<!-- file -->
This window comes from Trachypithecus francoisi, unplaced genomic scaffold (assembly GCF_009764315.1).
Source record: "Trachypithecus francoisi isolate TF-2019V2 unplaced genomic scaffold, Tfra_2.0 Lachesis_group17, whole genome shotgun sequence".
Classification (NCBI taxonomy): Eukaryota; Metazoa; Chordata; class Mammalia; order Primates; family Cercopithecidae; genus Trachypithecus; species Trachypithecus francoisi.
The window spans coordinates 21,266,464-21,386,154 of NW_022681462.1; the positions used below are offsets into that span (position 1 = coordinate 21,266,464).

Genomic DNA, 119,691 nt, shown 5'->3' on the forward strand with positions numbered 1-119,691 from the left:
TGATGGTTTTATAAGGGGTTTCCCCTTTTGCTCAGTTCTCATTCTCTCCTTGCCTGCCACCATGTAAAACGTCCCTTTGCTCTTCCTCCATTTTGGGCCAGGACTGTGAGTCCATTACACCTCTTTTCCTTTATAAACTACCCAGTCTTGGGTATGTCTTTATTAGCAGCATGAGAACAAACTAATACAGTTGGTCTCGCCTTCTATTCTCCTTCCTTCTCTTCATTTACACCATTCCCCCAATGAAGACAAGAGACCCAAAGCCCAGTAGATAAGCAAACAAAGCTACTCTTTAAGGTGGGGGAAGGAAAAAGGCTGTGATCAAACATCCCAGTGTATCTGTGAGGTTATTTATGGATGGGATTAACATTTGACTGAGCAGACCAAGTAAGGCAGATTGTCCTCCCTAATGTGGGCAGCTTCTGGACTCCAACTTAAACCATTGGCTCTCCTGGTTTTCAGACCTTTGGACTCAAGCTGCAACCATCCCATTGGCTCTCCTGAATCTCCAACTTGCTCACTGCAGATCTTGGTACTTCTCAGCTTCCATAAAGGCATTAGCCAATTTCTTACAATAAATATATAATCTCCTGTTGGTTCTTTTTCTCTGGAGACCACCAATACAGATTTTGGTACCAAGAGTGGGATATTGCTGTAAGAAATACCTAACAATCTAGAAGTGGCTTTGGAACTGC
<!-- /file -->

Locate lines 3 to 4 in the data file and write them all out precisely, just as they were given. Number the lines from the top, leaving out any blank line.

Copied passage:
Classification (NCBI taxonomy): Eukaryota; Metazoa; Chordata; class Mammalia; order Primates; family Cercopithecidae; genus Trachypithecus; species Trachypithecus francoisi.
The window spans coordinates 21,266,464-21,386,154 of NW_022681462.1; the positions used below are offsets into that span (position 1 = coordinate 21,266,464).